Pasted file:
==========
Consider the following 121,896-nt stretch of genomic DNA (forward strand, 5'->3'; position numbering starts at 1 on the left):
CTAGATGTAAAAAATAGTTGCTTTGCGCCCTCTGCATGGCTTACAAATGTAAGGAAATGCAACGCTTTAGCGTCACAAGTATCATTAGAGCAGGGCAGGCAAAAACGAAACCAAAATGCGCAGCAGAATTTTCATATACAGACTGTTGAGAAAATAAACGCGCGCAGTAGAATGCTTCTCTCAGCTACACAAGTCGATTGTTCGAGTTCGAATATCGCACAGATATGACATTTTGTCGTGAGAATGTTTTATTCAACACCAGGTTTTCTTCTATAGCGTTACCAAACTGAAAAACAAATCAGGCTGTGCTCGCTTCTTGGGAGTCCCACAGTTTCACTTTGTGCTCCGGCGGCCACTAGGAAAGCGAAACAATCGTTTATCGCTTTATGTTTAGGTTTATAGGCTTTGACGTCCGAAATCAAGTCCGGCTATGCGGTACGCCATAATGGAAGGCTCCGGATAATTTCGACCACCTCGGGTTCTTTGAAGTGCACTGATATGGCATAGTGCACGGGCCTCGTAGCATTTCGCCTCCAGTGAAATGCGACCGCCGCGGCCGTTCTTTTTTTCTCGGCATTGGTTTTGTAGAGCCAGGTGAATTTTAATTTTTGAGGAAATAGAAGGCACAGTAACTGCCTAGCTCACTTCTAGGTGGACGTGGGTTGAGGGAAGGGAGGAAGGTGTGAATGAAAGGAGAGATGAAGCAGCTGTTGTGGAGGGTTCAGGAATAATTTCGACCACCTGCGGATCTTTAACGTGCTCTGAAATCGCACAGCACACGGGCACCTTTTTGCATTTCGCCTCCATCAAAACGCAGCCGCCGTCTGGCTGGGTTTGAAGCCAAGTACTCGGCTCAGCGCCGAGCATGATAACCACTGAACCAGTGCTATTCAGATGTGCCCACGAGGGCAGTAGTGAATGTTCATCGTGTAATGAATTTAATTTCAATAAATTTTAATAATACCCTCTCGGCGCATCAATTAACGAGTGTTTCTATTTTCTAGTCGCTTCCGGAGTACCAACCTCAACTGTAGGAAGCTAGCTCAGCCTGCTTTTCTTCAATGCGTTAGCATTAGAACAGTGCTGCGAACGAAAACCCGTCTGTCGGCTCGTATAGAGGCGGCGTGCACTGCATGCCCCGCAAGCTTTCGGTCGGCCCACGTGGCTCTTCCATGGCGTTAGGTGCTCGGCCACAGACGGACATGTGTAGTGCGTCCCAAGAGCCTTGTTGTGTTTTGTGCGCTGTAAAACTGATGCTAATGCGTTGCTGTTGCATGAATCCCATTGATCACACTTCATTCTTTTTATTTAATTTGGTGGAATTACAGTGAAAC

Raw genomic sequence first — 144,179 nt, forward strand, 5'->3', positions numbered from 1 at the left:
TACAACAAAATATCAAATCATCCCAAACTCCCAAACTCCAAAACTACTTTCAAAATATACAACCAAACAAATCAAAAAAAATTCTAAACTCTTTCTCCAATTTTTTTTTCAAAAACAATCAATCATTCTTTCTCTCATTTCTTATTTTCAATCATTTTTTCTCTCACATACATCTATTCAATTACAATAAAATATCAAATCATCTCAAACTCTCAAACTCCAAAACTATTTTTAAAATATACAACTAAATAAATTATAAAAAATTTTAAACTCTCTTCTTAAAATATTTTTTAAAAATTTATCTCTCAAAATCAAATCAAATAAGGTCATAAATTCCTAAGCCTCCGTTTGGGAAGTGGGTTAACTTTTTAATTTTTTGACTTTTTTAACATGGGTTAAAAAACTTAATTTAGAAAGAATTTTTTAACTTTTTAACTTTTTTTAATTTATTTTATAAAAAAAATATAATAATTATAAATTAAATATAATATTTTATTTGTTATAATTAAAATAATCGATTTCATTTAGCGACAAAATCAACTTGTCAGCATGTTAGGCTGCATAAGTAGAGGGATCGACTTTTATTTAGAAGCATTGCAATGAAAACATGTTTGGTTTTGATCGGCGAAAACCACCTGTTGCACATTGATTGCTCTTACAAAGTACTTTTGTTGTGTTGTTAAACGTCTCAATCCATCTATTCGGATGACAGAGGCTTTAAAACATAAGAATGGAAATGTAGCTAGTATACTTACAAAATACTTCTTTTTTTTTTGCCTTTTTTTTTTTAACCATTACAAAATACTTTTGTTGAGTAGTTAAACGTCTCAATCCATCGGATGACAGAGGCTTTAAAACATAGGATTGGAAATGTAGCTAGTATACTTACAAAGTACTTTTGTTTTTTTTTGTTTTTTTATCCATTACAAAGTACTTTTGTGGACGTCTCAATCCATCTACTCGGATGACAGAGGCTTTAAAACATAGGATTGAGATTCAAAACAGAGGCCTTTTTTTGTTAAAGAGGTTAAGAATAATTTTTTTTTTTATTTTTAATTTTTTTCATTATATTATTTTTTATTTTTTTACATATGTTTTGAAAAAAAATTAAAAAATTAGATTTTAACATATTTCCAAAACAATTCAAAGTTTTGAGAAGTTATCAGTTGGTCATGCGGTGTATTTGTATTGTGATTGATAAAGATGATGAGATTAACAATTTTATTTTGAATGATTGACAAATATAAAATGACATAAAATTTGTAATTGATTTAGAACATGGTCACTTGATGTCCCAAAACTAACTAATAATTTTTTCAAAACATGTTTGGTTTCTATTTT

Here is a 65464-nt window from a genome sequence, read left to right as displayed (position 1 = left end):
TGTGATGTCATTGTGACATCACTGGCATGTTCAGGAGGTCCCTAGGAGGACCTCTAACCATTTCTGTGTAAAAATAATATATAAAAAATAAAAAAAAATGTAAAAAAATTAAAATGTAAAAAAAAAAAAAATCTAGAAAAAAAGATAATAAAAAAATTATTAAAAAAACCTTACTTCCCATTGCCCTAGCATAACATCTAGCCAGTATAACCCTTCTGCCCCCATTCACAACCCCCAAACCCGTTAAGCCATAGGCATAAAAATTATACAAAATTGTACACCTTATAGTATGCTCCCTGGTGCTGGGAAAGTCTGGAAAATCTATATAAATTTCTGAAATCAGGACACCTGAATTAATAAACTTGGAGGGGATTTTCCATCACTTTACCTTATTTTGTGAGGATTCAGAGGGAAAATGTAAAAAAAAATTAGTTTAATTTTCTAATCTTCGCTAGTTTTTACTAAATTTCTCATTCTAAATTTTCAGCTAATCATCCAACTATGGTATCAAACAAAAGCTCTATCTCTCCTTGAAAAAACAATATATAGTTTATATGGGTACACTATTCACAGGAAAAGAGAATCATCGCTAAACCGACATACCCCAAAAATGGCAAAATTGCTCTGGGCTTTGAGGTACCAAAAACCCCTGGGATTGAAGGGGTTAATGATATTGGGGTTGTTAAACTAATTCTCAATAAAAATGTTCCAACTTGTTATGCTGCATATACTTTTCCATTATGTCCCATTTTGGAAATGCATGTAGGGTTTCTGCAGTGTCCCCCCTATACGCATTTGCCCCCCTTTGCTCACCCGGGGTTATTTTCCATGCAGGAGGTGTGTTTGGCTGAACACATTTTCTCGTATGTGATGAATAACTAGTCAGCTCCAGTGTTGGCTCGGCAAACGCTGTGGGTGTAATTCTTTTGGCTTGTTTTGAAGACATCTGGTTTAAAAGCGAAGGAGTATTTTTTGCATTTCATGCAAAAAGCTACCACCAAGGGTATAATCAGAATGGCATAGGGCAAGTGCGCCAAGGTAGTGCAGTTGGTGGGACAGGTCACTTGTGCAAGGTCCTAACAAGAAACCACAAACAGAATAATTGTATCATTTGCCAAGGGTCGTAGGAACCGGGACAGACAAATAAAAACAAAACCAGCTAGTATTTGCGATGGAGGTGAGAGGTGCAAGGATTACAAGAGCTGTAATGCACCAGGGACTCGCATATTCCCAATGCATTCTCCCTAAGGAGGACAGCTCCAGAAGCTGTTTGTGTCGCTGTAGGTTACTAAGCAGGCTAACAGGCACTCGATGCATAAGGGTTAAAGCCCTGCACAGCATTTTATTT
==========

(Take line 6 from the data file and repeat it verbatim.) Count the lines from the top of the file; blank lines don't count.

TGTGATGTCATTGTGACATCACTGGCATGTTCAGGAGGTCCCTAGGAGGACCTCTAACCATTTCTGTGTAAAAATAATATATAAAAAATAAAAAAAAATGTAAAAAAATTAAAATGTAAAAAAAAAAAAAATCTAGAAAAAAAGATAATAAAAAAATTATTAAAAAAACCTTACTTCCCATTGCCCTAGCATAACATCTAGCCAGTATAACCCTTCTGCCCCCATTCACAACCCCCAAACCCGTTAAGCCATAGGCATAAAAATTATACAAAATTGTACACCTTATAGTATGCTCCCTGGTGCTGGGAAAGTCTGGAAAATCTATATAAATTTCTGAAATCAGGACACCTGAATTAATAAACTTGGAGGGGATTTTCCATCACTTTACCTTATTTTGTGAGGATTCAGAGGGAAAATGTAAAAAAAAATTAGTTTAATTTTCTAATCTTCGCTAGTTTTTACTAAATTTCTCATTCTAAATTTTCAGCTAATCATCCAACTATGGTATCAAACAAAAGCTCTATCTCTCCTTGAAAAAACAATATATAGTTTATATGGGTACACTATTCACAGGAAAAGAGAATCATCGCTAAACCGACATACCCCAAAAATGGCAAAATTGCTCTGGGCTTTGAGGTACCAAAAACCCCTGGGATTGAAGGGGTTAATGATATTGGGGTTGTTAAACTAATTCTCAATAAAAATGTTCCAACTTGTTATGCTGCATATACTTTTCCATTATGTCCCATTTTGGAAATGCATGTAGGGTTTCTGCAGTGTCCCCCCTATACGCATTTGCCCCCCTTTGCTCACCCGGGGTTATTTTCCATGCAGGAGGTGTGTTTGGCTGAACACATTTTCTCGTATGTGATGAATAACTAGTCAGCTCCAGTGTTGGCTCGGCAAACGCTGTGGGTGTAATTCTTTTGGCTTGTTTTGAAGACATCTGGTTTAAAAGCGAAGGAGTATTTTTTGCATTTCATGCAAAAAGCTACCACCAAGGGTATAATCAGAATGGCATAGGGCAAGTGCGCCAAGGTAGTGCAGTTGGTGGGACAGGTCACTTGTGCAAGGTCCTAACAAGAAACCACAAACAGAATAATTGTATCATTTGCCAAGGGTCGTAGGAACCGGGACAGACAAATAAAAACAAAACCAGCTAGTATTTGCGATGGAGGTGAGAGGTGCAAGGATTACAAGAGCTGTAATGCACCAGGGACTCGCATATTCCCAATGCATTCTCCCTAAGGAGGACAGCTCCAGAAGCTGTTTGTGTCGCTGTAGGTTACTAAGCAGGCTAACAGGCACTCGATGCATAAGGGTTAAAGCCCTGCACAGCATTTTATTT